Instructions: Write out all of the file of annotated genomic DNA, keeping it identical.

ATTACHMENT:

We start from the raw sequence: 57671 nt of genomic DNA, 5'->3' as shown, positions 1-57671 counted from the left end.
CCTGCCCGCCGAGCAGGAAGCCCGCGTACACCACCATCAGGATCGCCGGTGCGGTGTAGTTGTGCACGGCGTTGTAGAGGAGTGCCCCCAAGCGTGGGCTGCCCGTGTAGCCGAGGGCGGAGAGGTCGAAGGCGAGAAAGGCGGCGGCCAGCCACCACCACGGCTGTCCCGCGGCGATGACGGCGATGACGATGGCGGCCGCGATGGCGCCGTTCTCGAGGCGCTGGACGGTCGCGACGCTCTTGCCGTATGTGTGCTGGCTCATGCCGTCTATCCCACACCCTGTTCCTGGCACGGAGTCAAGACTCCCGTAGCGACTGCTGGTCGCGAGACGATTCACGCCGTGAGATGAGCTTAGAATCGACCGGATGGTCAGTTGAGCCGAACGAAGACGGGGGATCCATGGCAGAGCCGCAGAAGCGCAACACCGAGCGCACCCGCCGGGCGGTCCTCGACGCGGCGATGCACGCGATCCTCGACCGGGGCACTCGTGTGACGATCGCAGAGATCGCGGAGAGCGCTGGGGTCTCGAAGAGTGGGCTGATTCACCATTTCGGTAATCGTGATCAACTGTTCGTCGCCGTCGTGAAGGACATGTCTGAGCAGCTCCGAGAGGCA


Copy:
We start from the raw sequence: 57671 nt of genomic DNA, 5'->3' as shown, positions 1-57671 counted from the left end.
CCTGCCCGCCGAGCAGGAAGCCCGCGTACACCACCATCAGGATCGCCGGTGCGGTGTAGTTGTGCACGGCGTTGTAGAGGAGTGCCCCCAAGCGTGGGCTGCCCGTGTAGCCGAGGGCGGAGAGGTCGAAGGCGAGAAAGGCGGCGGCCAGCCACCACCACGGCTGTCCCGCGGCGATGACGGCGATGACGATGGCGGCCGCGATGGCGCCGTTCTCGAGGCGCTGGACGGTCGCGACGCTCTTGCCGTATGTGTGCTGGCTCATGCCGTCTATCCCACACCCTGTTCCTGGCACGGAGTCAAGACTCCCGTAGCGACTGCTGGTCGCGAGACGATTCACGCCGTGAGATGAGCTTAGAATCGACCGGATGGTCAGTTGAGCCGAACGAAGACGGGGGATCCATGGCAGAGCCGCAGAAGCGCAACACCGAGCGCACCCGCCGGGCGGTCCTCGACGCGGCGATGCACGCGATCCTCGACCGGGGCACTCGTGTGACGATCGCAGAGATCGCGGAGAGCGCTGGGGTCTCGAAGAGTGGGCTGATTCACCATTTCGGTAATCGTGATCAACTGTTCGTCGCCGTCGTGAAGGACATGTCTGAGCAGCTCCGAGAGGCA